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OREGON CITY, Ore. (RNS) Jurors sent a clear signal Tuesday (Feb. 2) that parents who rely solely on faith healing to treat their children face prison if a child dies.
Jeffrey and Marci Beagley were found guilty of criminally negligent homicide in the death of their 16-year-old son, Neil, who died in June
2008 of complications from an undiagnosed congenital urinary blockage.
His parents attempted to heal him with prayer, anointing with oil and laying on of hands.
They are the first members of Oregon City’s Followers of Christ church to be convicted of homicide in the congregation’s long history of children dying from treatable medical conditions.
“This is a signal to the religious community that they should be on notice that their activities will be scrutinized,” said Steven K. Green, director of Willamette University’s Center for Religion and Democracy.
Prosecutor Greg Horner asked that the Beagleys immediately be taken in to custody. Clackamas County Presiding Judge Steven L. Maurer denied the request, saying the Beagleys were not a flight risk or threat to the community.
Friends and family reacted to the 10-2 verdicts with stunned silence. Marci Beagley hugged her mother in the courthouse lobby as both women wept. Other family members quietly stood by.
The Beagleys will be sentenced Feb. 18. The maximum penalty for criminally negligent homicide is 10 years, but the Beagleys likely will receive no more than 18 months in prison and could be sentenced to probation.
Steve Lindsey, who represented Marci Beagley, said he would recommend a “non-jail sentence” that would include probation and possibly other conditions, such as counseling, supervised medical care for the Beagleys’ 16-year-old daughter, Kathryn, and cooperating with state child-welfare investigators. Lindsey said such a sentence could educate the Followers about their legal responsibilities as parents.
This is the second faith-healing death that has landed the Beagleys’ extended family in court. Last summer, a jury found the couple’s daughter, Raylene Worthington, not guilty of manslaughter in the faith-healing death of her 15-month-old daughter, Ava. Her husband, Carl Worthington, was convicted on a lesser charge.
As the verdict was read and the jury was polled on Tuesday, Marci Beagley and a few of the jurors cried. The strain of the nine-day trial was apparent. All but one of the jurors declined to speak with reporters.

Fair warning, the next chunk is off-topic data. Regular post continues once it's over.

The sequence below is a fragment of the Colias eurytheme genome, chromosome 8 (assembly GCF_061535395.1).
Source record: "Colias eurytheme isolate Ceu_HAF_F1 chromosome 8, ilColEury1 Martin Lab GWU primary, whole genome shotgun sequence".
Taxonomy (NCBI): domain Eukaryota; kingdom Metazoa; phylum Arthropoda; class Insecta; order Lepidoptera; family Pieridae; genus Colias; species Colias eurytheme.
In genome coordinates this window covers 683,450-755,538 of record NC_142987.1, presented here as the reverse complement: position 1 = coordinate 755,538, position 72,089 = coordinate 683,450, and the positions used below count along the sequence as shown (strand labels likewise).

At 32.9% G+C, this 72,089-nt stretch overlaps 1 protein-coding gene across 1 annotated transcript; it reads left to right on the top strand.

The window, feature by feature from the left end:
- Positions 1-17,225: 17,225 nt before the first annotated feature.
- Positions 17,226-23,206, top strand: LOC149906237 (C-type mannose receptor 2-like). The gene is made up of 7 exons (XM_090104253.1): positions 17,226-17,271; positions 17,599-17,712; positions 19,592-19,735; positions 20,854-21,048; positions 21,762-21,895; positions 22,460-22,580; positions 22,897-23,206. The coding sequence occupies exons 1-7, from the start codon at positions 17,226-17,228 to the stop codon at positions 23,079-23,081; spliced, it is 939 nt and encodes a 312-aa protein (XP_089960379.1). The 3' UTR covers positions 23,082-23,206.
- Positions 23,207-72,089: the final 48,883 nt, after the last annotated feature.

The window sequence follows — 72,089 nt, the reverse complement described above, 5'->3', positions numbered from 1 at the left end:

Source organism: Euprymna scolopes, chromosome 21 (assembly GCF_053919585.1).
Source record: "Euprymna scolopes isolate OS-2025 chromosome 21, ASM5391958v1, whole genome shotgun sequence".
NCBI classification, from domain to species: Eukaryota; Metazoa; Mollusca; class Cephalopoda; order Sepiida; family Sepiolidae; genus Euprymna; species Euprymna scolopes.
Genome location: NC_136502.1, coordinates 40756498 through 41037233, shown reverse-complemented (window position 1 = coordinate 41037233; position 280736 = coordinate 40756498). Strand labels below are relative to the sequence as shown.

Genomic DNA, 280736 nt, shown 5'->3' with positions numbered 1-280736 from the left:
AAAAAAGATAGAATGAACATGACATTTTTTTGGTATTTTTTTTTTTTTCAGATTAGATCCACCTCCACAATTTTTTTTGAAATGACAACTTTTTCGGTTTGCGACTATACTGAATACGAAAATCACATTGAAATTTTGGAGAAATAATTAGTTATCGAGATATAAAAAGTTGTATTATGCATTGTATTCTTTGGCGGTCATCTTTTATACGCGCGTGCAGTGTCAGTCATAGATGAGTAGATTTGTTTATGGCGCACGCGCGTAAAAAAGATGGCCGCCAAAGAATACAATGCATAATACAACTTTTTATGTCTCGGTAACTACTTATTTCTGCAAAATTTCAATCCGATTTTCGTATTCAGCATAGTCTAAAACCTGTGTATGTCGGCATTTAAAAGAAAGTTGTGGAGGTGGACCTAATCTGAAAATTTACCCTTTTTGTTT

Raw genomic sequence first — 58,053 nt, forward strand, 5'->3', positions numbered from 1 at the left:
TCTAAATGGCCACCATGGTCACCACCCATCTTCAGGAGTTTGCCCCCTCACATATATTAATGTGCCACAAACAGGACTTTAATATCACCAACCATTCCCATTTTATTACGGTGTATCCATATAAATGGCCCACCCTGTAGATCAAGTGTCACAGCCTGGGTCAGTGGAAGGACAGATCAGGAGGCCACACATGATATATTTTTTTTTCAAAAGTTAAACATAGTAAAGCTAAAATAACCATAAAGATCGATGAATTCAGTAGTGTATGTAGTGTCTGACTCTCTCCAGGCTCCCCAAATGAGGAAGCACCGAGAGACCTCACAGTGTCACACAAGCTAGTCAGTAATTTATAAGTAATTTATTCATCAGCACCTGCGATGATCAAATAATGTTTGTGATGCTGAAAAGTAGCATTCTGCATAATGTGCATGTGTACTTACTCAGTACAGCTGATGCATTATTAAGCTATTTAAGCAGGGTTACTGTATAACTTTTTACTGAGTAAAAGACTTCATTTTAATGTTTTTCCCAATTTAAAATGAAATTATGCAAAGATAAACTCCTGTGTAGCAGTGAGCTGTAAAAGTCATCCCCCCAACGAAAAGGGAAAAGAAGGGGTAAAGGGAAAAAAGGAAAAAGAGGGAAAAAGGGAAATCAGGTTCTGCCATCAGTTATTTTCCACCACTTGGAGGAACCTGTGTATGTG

“None of us thought they were evil,” said juror Robert Zegar. “They just made a wrong decision.”
Rita Swan, president of Children’s Healthcare is a Legal Duty, an Iowa-based advocacy group, hailed the conviction as a victory for Oregon children.
“I know the parents are broken-hearted,” said Swan, who previously lobbied Oregon legislators to limit legal protection for parents involved in faith-healing deaths. “But love and good intentions are not all it takes to be a good parent.”
Jurors were asked to consider whether the Beagleys’ actions were “a gross deviation” from what a reasonable person would have done in a similar situation.
Defense attorneys downplayed the religious aspects of the case while prosecutors said the law, faith and parental duties were inseparably bound.
Neil Beagley “grew up in a world where medicine is weakness, faith is strength,” prosecutor Steven Mygrant told jurors.
Neil embraced the church’s belief that seeking medical care shows a lack of faith. None of his relatives used doctors. And Neil was unable to make an informed health-care decision because he didn’t know he was on the verge of death, prosecutors said.
“For me, this case was not about faith healing and it was not a referendum on the church,” said Jeffrey Beagley’s lawyer, Wayne Mackeson. “It was about two parents who loved their son and did not know how sick he was.”
(Steven Mayes writes for The Oregonian in Portland, Ore. Rick Bella, Nicole Dungca, Dana Tims and Yuxing Zheng contributed to this report.)
Copyright 2010 Religion News Service. All rights reserved. No part of this transmission may be distributed or reproduced without written permission.

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